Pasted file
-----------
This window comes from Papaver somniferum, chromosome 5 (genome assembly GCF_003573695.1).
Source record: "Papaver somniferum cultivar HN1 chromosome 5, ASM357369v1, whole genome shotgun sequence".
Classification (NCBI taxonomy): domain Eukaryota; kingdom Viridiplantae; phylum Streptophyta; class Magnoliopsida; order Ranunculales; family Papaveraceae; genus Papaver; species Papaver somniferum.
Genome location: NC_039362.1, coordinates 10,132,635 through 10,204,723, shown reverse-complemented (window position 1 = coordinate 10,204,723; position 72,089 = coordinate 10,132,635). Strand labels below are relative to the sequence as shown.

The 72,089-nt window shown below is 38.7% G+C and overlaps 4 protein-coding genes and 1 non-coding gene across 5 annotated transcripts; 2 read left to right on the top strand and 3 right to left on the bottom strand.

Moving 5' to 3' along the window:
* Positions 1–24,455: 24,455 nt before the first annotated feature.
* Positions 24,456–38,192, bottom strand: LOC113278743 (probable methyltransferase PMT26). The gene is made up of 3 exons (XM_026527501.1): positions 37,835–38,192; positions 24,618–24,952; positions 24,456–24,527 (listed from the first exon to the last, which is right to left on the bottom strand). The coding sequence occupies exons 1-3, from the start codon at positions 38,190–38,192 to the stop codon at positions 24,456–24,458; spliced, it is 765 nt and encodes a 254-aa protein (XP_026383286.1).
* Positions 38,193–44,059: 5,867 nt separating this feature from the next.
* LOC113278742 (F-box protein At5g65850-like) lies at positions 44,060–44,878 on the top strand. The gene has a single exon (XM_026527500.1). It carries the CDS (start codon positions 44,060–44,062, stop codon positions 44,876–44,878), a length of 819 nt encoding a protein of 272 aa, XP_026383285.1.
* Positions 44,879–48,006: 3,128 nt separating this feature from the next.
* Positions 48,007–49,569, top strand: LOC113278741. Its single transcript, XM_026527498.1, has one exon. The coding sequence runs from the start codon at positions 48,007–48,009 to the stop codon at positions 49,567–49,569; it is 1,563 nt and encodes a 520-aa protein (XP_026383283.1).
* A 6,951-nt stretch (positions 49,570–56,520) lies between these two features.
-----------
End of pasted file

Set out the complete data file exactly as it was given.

This window comes from Papaver somniferum, chromosome 5 (genome assembly GCF_003573695.1).
Source record: "Papaver somniferum cultivar HN1 chromosome 5, ASM357369v1, whole genome shotgun sequence".
Classification (NCBI taxonomy): domain Eukaryota; kingdom Viridiplantae; phylum Streptophyta; class Magnoliopsida; order Ranunculales; family Papaveraceae; genus Papaver; species Papaver somniferum.
Genome location: NC_039362.1, coordinates 10,132,635 through 10,204,723, shown reverse-complemented (window position 1 = coordinate 10,204,723; position 72,089 = coordinate 10,132,635). Strand labels below are relative to the sequence as shown.

The 72,089-nt window shown below is 38.7% G+C and overlaps 4 protein-coding genes and 1 non-coding gene across 5 annotated transcripts; 2 read left to right on the top strand and 3 right to left on the bottom strand.

Moving 5' to 3' along the window:
* Positions 1–24,455: 24,455 nt before the first annotated feature.
* Positions 24,456–38,192, bottom strand: LOC113278743 (probable methyltransferase PMT26). The gene is made up of 3 exons (XM_026527501.1): positions 37,835–38,192; positions 24,618–24,952; positions 24,456–24,527 (listed from the first exon to the last, which is right to left on the bottom strand). The coding sequence occupies exons 1-3, from the start codon at positions 38,190–38,192 to the stop codon at positions 24,456–24,458; spliced, it is 765 nt and encodes a 254-aa protein (XP_026383286.1).
* Positions 38,193–44,059: 5,867 nt separating this feature from the next.
* LOC113278742 (F-box protein At5g65850-like) lies at positions 44,060–44,878 on the top strand. The gene has a single exon (XM_026527500.1). It carries the CDS (start codon positions 44,060–44,062, stop codon positions 44,876–44,878), a length of 819 nt encoding a protein of 272 aa, XP_026383285.1.
* Positions 44,879–48,006: 3,128 nt separating this feature from the next.
* Positions 48,007–49,569, top strand: LOC113278741. Its single transcript, XM_026527498.1, has one exon. The coding sequence runs from the start codon at positions 48,007–48,009 to the stop codon at positions 49,567–49,569; it is 1,563 nt and encodes a 520-aa protein (XP_026383283.1).
* A 6,951-nt stretch (positions 49,570–56,520) lies between these two features.